According to Iran’s budget bill for the 2017-18 fiscal year, the government is allowed to attract up to $55 billion in foreign finance, of which projects using $30 billion have already been specified, a deputy roads and urban development minister said.
“The foreign finances are to be used for the implementation of projects of ministries and other organizations in the country,” Asghar Fakhrieh-Kashan was also quoted as saying by ILNA.
He noted that no limit has been set for the amount of finance a ministry or an entity can receive, as the allocated credits will be based on the projects approved by the government.
Countries that have shown interest in Iran’s investment potentials include South Korea, China, Japan, Denmark, Germany, Austria, Italy, Norway, Russia and Brazil.
After the implementation of Iran’s nuclear accord with world powers, the nation has negotiated to attract $50 billion worth of foreign finance, which are expected to flow into the country soon.
Fakhrieh-Kashan noted that the $55 billion ceiling for foreign finances consists of $50 billion of direct foreign finance plus $5 billion in loans, either from another government or foreign financial institutions.
“Of the foreign loans worth $5 billion, €1.2 billion ($1.44 billion) from Russian resources will be used to electrify the 495-km Garmsar-Inche Burun railroad,” he added, noting that a portion of these finances will be allocated to Iran’s Energy Ministry for the implementation of their projects while the destination of the rest of the credits is not determined yet.
Fakhrieh-Kashan said the ministry is trying to finalize a $500 million loan from Azerbaijan to finance the Rasht-Astara railroad project.
He emphasized that any ministry that can propose a better project will be prioritized to get a share of foreign finances.
Asked which body is responsible to distribute the finances, the official said, “The Fifth Five-Year Development Plan [2011-16] has elaborated that a committee, headed by a representative from the Ministry of Economic Affairs and Finance, should be formed to supervise the allocation of foreign finances, but after disagreements arose, the responsibility fell to the Central Bank of Iran and currently there is good cooperation between other organs and CBI.”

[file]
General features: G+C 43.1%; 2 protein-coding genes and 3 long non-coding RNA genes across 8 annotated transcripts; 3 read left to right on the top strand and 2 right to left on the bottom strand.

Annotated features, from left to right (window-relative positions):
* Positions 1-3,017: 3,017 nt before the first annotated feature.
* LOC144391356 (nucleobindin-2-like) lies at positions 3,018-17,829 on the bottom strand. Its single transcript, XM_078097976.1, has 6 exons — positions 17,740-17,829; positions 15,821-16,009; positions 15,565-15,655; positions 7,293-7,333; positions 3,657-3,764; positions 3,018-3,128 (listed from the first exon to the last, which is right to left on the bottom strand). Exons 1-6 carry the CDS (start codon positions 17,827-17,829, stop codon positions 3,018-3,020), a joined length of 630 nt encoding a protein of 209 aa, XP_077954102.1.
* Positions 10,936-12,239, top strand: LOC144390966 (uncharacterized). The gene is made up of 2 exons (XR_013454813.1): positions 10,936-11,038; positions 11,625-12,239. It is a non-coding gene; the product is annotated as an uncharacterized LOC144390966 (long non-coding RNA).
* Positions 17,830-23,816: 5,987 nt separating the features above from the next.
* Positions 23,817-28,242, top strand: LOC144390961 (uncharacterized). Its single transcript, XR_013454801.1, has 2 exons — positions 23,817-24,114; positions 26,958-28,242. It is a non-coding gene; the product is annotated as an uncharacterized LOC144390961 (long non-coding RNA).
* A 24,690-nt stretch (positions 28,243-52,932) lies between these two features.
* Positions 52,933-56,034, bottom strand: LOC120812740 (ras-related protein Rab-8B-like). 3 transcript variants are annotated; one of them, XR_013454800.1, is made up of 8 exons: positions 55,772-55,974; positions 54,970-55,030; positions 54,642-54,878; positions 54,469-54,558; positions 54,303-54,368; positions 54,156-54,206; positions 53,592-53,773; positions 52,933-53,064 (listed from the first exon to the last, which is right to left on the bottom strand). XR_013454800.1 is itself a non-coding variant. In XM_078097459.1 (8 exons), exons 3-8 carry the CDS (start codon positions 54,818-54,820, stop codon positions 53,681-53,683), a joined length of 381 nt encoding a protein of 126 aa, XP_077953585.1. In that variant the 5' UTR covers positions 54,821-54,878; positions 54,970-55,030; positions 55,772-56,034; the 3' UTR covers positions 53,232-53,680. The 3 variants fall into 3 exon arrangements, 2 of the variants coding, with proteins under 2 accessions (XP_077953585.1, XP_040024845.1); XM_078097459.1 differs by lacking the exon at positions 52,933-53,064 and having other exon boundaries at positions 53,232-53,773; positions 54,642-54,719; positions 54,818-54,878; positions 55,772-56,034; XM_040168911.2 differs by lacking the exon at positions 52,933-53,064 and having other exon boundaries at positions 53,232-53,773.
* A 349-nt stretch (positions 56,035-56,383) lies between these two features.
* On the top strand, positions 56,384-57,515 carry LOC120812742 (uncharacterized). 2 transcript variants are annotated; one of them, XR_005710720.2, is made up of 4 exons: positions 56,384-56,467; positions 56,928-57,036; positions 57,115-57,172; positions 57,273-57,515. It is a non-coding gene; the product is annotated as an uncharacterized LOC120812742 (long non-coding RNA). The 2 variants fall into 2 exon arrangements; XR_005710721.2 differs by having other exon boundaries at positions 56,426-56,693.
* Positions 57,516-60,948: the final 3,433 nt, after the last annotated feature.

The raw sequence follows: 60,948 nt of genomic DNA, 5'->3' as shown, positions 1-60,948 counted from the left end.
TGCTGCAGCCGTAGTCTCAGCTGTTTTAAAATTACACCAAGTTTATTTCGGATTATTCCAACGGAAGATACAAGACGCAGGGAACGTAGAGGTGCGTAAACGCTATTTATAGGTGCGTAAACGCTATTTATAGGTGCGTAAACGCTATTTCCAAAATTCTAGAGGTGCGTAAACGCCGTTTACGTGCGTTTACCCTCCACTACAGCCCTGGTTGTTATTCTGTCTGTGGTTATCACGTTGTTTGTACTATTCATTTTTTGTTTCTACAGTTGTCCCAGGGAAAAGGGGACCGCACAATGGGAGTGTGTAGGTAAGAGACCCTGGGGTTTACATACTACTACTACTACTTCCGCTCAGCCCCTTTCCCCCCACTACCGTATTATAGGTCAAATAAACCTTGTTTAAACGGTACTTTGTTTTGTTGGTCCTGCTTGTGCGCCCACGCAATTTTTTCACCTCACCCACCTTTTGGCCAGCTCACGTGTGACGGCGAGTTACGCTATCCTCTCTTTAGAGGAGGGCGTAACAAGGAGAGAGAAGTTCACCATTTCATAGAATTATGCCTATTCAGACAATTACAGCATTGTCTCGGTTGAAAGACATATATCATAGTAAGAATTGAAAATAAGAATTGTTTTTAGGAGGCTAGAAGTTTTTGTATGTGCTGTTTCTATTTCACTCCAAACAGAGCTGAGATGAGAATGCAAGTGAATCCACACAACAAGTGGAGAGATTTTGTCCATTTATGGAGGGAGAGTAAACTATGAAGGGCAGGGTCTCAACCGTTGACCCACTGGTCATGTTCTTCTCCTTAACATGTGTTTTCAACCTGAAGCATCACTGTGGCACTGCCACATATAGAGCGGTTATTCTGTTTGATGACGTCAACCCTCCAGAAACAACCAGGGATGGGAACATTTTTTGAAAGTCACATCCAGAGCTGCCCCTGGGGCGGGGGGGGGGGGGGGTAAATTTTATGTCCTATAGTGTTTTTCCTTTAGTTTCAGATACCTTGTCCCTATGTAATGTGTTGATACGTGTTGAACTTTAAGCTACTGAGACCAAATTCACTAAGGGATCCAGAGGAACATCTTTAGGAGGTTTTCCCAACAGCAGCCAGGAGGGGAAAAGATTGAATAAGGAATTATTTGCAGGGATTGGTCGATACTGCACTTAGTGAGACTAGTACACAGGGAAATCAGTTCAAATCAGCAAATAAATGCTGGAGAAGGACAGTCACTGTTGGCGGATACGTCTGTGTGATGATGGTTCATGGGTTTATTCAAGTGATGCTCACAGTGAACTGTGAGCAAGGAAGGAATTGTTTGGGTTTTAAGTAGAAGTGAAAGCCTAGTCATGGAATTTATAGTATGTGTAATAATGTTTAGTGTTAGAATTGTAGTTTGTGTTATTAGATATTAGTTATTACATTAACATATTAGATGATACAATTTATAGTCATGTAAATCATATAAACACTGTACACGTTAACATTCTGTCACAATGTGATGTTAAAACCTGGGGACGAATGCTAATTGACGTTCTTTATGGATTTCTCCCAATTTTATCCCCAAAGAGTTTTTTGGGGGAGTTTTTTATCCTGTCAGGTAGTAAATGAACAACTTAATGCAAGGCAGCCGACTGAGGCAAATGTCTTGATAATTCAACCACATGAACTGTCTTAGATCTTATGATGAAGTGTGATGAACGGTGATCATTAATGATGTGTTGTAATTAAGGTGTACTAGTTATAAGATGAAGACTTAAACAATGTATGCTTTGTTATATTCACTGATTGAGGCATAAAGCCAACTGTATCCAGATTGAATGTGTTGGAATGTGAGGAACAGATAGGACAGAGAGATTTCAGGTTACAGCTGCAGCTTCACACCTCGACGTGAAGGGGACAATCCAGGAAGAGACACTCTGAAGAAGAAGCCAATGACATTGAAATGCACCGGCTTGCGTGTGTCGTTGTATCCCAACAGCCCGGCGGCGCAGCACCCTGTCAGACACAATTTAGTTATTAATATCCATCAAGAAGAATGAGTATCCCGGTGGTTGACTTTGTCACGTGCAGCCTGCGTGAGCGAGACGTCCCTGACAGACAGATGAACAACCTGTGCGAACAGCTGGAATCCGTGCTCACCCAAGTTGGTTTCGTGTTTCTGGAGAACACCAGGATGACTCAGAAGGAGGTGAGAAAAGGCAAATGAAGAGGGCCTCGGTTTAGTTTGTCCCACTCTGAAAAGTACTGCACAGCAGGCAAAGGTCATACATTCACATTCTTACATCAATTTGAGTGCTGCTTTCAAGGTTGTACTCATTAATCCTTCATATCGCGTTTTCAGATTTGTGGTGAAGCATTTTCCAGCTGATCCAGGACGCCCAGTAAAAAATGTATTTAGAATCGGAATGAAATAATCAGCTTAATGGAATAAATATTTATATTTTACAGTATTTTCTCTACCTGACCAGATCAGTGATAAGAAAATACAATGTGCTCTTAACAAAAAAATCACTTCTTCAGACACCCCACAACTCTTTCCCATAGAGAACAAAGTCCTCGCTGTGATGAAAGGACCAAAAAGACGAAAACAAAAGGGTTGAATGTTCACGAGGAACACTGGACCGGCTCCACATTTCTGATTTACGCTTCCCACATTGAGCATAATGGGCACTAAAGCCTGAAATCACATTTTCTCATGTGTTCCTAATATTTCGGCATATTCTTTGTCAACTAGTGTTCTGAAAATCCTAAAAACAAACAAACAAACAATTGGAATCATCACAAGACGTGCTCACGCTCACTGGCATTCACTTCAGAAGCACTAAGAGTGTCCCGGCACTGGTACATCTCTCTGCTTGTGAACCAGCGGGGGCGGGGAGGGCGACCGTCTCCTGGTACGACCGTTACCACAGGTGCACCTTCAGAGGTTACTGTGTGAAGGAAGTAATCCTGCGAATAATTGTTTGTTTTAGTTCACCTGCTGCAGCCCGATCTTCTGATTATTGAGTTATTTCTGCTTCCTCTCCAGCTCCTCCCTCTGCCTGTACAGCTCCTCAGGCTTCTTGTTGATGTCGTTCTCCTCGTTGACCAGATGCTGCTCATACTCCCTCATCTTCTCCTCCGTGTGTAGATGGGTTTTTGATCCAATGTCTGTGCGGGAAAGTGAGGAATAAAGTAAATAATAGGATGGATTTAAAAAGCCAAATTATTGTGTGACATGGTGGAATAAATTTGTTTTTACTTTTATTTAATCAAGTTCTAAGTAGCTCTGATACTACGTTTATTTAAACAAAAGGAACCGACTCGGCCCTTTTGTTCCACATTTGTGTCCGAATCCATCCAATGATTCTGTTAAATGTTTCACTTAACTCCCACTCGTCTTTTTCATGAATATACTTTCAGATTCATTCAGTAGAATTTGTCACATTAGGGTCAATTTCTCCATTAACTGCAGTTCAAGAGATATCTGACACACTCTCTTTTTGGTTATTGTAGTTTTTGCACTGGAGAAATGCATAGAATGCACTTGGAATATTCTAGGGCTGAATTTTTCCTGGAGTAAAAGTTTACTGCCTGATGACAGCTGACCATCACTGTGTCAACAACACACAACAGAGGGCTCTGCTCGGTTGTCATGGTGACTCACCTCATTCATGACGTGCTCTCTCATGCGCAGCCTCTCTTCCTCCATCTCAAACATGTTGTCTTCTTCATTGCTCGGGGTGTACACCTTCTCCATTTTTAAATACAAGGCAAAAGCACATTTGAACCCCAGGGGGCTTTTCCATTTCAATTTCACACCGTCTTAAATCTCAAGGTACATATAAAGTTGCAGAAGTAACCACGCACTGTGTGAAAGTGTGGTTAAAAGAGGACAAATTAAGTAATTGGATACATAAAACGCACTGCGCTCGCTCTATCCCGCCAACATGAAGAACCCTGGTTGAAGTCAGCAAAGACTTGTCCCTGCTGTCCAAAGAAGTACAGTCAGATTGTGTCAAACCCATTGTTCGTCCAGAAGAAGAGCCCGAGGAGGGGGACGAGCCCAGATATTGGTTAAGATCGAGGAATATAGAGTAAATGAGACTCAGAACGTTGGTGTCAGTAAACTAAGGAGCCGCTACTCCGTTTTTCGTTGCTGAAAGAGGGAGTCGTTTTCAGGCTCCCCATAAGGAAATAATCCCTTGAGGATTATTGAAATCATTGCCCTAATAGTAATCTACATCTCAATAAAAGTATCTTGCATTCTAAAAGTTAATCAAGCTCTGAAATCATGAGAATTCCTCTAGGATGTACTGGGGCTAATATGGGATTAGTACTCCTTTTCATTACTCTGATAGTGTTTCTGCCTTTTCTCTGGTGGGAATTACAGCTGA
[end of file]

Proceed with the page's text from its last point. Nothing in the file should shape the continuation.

According to Fakhrieh-Kashan, negotiations have been held with Denmark for €1 billion of foreign finance, but no project has been defined yet to benefit from the credit.
“Iran’s Bank of Industry and Mine has signed an agreement with a Danish bank for the allocation of foreign finances and any ministry and organization that can acquire the approval of the Planning and Budget Organization is eligible to use the credits,” he said.
The deputy minister said another finance deal worth €3 billion ($3.6 billion) will be signed with Italy.
“We are also negotiating with a German company to a credit line worth €3billion ($3.6 billion), €1.7 billion ($2 billion) of which will be used in the projects of the Ministry of Roads and Urban Development,” he added.
He also announced the signing of finance deals with Japan and Austria in the foreseeable future.
Fakhrieh-Kashan noted that the deals with Japan and Austria will be worth $10 billion and €1 billion ($1.2 billion), respectively.
This wave of much-needed foreign finance has received extensive media coverage, some of which were critical of the administration, claiming that the government of President Hassan Rouhani is using oil income as collateral for the deals.
The misleading reports in the media made the Central Bank of Iran set the record straight and announced that the government is their sole guarantor and that oil revenues are not involved.
“Foreign finance deals negotiated in recent months involve loans that will be allocated based on guarantees by the government and permits issued by the Economic Council. Nothing but the guarantee of the government has been considered as their collateral,” reads a statement published on the official website of CBI.